تکامل استانداردهای زندگی و سرمایه انسانی در چین در قرن هجدهم تا بیستم : شواهدی از دستمزدهای واقعی، توده ی سن و آنتروپومتری
|کد مقاله||سال انتشار||تعداد صفحات مقاله انگلیسی||ترجمه فارسی|
|6507||2010||13 صفحه PDF||سفارش دهید|
نسخه انگلیسی مقاله همین الان قابل دانلود است.
هزینه ترجمه مقاله بر اساس تعداد کلمات مقاله انگلیسی محاسبه می شود.
این مقاله تقریباً شامل 10133 کلمه می باشد.
هزینه ترجمه مقاله توسط مترجمان با تجربه، طبق جدول زیر محاسبه می شود:
- تولید محتوا با مقالات ISI برای سایت یا وبلاگ شما
- تولید محتوا با مقالات ISI برای کتاب شما
- تولید محتوا با مقالات ISI برای نشریه یا رسانه شما
پیشنهاد می کنیم کیفیت محتوای سایت خود را با استفاده از منابع علمی، افزایش دهید.
Publisher : Elsevier - Science Direct (الزویر - ساینس دایرکت)
Journal : Explorations in Economic History, Volume 47, Issue 3, July 2010, Pages 347–359
This article mobilizes and integrates both existing and new time series data on real wages, physical heights and age-heaping to examine the long-term trend of living standards and human capital for China during the eighteenth to twentieth centuries. Our findings confirm the existence of a substantial gap in living standards between China and North-western Europe in the eighteenth and nineteenth centuries. They also reveal a sustained decline in living standards and human capital at least in South China from the mid-nineteenth century followed by a recovery in the early twentieth century. However, comparative examination of age-heaping data shows that the level of Chinese human capital was relatively high by world standard during this period. We make a preliminary exploration of the historical implication of our findings.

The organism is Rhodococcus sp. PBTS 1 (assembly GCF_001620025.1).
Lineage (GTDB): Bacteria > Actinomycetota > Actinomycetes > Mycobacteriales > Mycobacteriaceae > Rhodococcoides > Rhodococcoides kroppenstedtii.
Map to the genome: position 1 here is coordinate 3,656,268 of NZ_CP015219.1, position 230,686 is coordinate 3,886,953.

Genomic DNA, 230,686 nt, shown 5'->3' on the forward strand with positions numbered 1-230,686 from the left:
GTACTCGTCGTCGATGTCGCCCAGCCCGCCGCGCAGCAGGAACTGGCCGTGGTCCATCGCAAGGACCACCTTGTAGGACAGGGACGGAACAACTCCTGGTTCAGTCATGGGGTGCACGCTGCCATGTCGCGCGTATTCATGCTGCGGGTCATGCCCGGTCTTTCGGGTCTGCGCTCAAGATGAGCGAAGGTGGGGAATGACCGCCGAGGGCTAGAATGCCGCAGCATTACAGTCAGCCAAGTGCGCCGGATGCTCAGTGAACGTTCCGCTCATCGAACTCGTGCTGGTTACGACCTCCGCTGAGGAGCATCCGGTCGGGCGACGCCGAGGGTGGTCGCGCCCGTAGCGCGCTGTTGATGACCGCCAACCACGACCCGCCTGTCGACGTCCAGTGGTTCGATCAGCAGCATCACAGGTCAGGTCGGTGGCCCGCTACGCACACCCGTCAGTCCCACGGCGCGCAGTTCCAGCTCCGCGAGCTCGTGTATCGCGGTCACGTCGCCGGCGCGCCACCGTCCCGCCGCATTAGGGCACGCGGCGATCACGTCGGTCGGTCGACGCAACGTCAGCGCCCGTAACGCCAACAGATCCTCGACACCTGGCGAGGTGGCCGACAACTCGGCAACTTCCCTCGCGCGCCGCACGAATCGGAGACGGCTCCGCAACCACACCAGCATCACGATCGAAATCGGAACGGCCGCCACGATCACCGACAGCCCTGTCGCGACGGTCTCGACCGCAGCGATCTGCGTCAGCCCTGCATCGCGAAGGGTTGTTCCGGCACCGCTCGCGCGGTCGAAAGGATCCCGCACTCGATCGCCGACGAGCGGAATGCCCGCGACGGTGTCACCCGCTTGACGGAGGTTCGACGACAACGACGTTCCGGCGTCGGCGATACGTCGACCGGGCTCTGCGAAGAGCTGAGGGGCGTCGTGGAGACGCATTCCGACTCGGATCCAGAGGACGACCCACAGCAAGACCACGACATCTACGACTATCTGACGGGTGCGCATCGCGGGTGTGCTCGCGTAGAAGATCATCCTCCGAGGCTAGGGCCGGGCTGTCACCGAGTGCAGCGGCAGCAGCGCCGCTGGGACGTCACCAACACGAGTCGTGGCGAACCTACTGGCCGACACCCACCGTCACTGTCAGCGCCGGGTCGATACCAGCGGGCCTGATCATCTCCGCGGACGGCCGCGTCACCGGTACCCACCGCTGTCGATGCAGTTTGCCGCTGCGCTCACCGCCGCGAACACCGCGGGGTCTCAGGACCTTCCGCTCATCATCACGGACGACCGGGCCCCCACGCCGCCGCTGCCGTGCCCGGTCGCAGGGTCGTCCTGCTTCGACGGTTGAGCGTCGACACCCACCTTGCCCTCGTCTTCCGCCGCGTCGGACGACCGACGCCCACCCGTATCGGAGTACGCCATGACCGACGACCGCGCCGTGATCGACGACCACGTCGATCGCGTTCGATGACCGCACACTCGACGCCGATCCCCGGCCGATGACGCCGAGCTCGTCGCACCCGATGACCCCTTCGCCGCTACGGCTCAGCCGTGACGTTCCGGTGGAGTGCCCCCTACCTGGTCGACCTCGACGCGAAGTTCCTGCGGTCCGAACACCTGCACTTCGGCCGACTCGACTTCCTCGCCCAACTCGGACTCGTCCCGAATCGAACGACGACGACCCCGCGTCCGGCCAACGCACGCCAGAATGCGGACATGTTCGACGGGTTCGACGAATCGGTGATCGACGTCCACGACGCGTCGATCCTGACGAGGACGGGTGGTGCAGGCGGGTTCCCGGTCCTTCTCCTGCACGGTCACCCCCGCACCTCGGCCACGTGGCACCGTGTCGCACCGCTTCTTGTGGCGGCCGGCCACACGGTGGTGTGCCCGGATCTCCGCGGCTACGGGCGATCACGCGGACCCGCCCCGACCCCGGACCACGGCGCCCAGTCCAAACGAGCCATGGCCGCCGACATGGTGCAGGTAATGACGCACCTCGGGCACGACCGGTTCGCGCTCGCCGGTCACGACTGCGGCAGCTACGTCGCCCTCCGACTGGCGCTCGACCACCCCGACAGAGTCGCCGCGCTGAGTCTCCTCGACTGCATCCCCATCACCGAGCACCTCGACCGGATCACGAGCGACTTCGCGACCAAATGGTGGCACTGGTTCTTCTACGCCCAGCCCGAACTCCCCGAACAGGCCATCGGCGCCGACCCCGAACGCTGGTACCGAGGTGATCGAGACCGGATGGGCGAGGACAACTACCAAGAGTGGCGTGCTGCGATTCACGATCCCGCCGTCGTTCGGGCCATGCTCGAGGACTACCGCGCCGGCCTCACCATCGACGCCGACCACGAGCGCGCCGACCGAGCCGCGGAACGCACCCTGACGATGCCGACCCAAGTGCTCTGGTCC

One prominent feature that underpins the phenomenal catch-up of East Asia from very low levels of per capita incomes after World War II is the rapid accumulation of physical and human capital. Godo and Hayami (2002) compiled data on average years of schooling to show that the Japanese catch-up in average years of schooling preceded that of per capita income relative to the US in the pre-War period. Unfortunately, works with such a long-term perspective are relatively scarce given the paucity of systematic and comparable data, especially for China.1 Similarly, despite the voluminous literature on China’s long and tumultuous nineteenth century, which saw social and economic dislocation from the onslaught of Western imperialism and the devastating domestic rebellions, quantitative indications of a systematic kind are sorely lacking for long-term trend in welfare and living standards. Our paper represents the first attempt to construct a more comprehensive profile of the evolution of Chinese living standards and human capital in the nineteenth and twentieth centuries based on the integration of large-sample based real wage and anthropometric evidences. Our data series confirm a general decline in living standards and human capital after the mid-nineteenth century followed by a recovery only at the turn of the century. Our real wage data also reveal Chinese living standards were probably closer to the relatively backward parts of Europe but lower than North-western Europe in the eighteenth and nineteenth centuries. So contrary to recent revisionism (Pomeranz, 2000 and Lee and Wang, 1999), our studies confirm the traditional view that the divergence in living standards and per capita incomes between Europe and China already existed before the industrial revolution and only widened from the nineteenth century and afterward. However, in contrast to the findings based on real wages and heights, our age-heaping index – a measure of Chinese numerical abilities – reveals a relatively high level of Chinese human capital, which was closer to that of North-western Europe for eighteenth and nineteenth centuries than countries with a comparable low level of living standards. We explore the historical implication of this intriguing combination of relatively low living standards but high human capital in China at the time. The concluding section makes some preliminary discussion on the unique institutional features in traditional China, such as the Civil-Service Examination, a unified character-based language and a precocious government bureaucracy, as factors that contributed to relatively higher level of literacy and numeracy without necessarily generating sustained economic growth to support a higher living standard in the early modern era. We posit that this large reservoir of human capital in early modern China and East Asia formed important strategic factors to underpin the region’s rapid economic catch-up in the modern era once the institutional and ideological changes were accomplished. The rest of the paper is divided into three sections to discuss the findings derived from real wage, heights and age-heaping, followed by a concluding section.